If something occurs which appears to infringe the rights of the people in the church as explained above, the co-pastors or someone nominated by them will meet with the person involved to challenge the behaviour and to find a way forward. They will do their utmost to ensure the church gatherings are protected from further disturbance or harassment.
When anyone believes another is treating him/her or speaking to him/her in a hurtful way this must be raised, with the support of a co-pastor when needed, directly with the person who is thought to be at fault. This is essential to avoid on going resentment, bad atmospheres and breakdown of relationship.
Often hurt may not be intended and when the matter is discussed openly relationships can be protected.
2. Assertive Behaviour:
Assertiveness is different to aggression.
Assertiveness is treating yourself as equal to others and taking responsibility to clearly communicate what you want and need in relating to others. Assertive communication respects the other person and does not override the needs of the other and does not devalue or belittle the other even when opinions disagree.
In an assertive confrontation both keep their self respect and demonstrate their respect for each other. In aggressive confrontation the stronger overrides the weaker who ends up feeling put down, taken advantage of and aware that their thoughts and feelings are not respected.
There are some key points to be aware of when thinking and acting assertively. These include:
My feelings and needs are at least as important as anyone else’s.
My rights are valuable and it is my duty to protect them without hurting others.
We all share the responsibility of making Liberty Church a place where people are respected and valued. Part of this involves not ‘putting up’ with behaviour you think is damaging but in putting the effort in to discuss it with the co-pastors and take steps to address it.
3: Financial Support:
People can feel unduly pressured when asked for money or sponsorship and is also contrary to the ethos of Liberty. Therefore we would request that any promotion of outside interests be put on the Church Newsletter so support can be gained without pressure.
4: Confidentiality in Church:
The co-pastors can be expected to hold an absolute confidence if requested to within the limits described below:
If the co-pastors believe the person could cause, or has caused harm to self or others. Whenever possible and appropriate, they will discuss the action to be taken with the person concerned. They will take steps to reduce that risk of harm and when necessary they will refer to the appropriate authorities.
However, the co-pastors reserve the option to raise any issues with advisory ministers external to the local congregation or the Trustees of Liberty Church. This is to maintain the opportunity for the co-pastors to have access to support and advice for all issues they encounter in their role.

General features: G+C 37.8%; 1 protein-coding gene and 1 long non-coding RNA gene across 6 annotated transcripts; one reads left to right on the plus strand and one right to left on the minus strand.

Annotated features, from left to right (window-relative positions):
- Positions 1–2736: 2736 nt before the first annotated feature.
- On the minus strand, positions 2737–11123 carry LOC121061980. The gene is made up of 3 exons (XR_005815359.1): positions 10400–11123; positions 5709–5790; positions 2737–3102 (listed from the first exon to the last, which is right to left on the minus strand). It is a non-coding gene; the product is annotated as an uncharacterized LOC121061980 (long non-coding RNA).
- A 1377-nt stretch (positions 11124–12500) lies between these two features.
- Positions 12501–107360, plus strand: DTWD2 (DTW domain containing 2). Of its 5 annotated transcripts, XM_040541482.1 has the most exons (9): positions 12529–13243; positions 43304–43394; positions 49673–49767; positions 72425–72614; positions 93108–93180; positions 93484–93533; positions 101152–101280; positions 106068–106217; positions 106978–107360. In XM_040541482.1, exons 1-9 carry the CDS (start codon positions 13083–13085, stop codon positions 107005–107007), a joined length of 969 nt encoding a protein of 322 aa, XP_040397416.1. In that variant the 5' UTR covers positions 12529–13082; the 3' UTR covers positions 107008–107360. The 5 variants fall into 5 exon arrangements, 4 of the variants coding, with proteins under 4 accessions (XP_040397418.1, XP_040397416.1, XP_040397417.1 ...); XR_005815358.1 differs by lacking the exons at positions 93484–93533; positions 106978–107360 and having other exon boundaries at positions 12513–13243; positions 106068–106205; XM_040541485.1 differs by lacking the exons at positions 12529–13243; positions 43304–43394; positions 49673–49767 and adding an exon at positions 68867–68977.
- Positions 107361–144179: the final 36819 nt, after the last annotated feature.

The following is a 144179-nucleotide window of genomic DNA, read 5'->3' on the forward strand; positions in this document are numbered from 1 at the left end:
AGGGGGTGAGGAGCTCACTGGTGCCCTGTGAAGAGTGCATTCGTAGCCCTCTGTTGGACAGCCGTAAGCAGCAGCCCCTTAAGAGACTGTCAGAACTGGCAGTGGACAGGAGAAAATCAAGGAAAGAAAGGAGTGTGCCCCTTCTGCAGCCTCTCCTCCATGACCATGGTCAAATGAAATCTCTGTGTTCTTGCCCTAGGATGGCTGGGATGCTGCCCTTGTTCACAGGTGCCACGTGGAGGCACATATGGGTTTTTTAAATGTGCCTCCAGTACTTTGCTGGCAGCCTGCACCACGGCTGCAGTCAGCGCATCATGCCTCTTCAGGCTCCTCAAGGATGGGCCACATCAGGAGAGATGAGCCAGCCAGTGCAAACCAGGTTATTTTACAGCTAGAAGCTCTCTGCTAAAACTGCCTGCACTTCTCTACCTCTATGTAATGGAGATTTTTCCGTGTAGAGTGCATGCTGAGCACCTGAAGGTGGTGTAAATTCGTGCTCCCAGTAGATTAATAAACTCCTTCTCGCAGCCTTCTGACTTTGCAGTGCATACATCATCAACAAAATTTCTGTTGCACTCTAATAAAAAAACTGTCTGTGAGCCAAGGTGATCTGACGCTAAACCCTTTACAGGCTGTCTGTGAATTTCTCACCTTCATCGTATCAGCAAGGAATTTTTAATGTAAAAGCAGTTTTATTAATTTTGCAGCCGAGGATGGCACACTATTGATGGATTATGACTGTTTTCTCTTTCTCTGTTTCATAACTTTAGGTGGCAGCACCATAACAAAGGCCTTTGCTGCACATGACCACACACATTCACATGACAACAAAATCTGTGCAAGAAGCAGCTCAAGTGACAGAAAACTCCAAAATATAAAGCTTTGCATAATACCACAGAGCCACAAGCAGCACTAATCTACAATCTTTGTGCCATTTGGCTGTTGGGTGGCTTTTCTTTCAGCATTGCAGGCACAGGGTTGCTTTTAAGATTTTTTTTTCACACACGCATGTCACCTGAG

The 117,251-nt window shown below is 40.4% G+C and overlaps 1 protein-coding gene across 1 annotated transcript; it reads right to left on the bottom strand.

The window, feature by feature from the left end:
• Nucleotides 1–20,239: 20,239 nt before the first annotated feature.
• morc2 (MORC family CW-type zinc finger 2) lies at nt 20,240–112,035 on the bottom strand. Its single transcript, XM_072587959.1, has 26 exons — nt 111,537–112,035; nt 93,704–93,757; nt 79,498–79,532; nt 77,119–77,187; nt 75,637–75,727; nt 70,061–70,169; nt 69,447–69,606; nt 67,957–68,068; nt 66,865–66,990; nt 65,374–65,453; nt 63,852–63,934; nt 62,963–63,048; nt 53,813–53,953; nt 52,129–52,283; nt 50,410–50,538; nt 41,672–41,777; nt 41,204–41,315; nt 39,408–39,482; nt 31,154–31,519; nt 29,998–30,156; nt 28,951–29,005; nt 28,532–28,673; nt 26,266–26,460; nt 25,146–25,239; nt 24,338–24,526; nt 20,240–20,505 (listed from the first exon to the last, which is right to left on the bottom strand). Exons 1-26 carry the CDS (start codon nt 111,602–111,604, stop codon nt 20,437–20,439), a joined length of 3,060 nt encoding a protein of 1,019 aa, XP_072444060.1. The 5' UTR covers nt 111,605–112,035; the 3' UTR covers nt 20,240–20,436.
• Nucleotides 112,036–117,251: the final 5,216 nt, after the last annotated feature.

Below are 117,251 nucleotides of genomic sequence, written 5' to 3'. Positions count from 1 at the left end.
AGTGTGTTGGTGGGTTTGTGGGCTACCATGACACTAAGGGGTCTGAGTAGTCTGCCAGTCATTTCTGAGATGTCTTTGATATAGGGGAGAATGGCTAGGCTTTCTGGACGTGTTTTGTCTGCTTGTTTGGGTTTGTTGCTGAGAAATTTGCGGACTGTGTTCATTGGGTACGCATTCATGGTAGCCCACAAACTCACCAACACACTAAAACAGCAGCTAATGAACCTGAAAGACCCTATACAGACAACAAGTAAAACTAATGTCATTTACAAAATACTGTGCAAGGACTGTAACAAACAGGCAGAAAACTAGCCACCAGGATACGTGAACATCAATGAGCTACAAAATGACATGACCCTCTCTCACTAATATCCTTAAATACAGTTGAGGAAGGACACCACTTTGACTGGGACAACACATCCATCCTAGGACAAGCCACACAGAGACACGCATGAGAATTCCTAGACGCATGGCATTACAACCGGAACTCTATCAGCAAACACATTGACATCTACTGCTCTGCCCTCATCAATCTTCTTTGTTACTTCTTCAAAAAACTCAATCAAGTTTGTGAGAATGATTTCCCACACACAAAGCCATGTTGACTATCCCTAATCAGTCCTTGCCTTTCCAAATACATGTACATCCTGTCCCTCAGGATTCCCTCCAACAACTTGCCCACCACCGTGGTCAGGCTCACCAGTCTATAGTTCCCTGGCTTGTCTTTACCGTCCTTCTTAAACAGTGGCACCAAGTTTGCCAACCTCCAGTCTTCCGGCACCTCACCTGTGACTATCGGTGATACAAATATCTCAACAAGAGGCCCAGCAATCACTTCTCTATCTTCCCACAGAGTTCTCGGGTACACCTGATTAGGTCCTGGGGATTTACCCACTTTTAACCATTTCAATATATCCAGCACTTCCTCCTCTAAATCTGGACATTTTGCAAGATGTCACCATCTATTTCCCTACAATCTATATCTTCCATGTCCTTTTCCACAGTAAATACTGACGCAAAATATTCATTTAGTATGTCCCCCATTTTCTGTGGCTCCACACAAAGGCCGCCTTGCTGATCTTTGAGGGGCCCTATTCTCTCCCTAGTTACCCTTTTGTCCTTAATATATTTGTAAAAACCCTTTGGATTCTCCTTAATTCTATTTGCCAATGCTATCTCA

A person’s privacy must be respected. There are church members for example that are not ‘out’ and that is their choice.
Permission must be obtained from the other person before sharing their personal information e.g. address, phone number etc.
Permission must be gained before passing on a photograph of anyone or publication of photographs whether for other church members or in the public arena, e.g. on a website.
From time to time an issue may arise where someone wishes to complain about the behaviour of another. These complaints should be made to the co-pastors and dealt with in a spirit of respect and openness.
Any complaint about the co-pastors should be raised, in the first instance with the co-pastors. If that approach does not produce a resolution, or if the complainant feels that they are not able to go alone to see the co-pastors, then they should ask the co-pastors to nominate a mutually agreeable member of the Board of Trustees or congregation to sit in on the meeting.
If a complainant has a serious concern and if they are not able to resolve this with the co-pastors directly they should be invited to make a complaint to advisory minister the Revd Nicholas Heale who will mediate between the complainant and the co-pastors in a fair and just way. They should not attempt to build a body of support for their opinion within the church; such behaviour can be divisive and damaging for the whole congregation.
Revd Nicholas Heale can be contacted by email email@example.com
We at Liberty Church believe that God wants people to thrive, and that those managing the day-to-day affairs of the church have a responsibility to create a suitable environment for that purpose. Facing issues as they arise, holding in balance the needs of all of us, and dealing directly, honestly and assertively with difficult situations is good pastoral practice.
Please pray that we will achieve this and that Liberty Church will continue to be a place where people are valued and respected.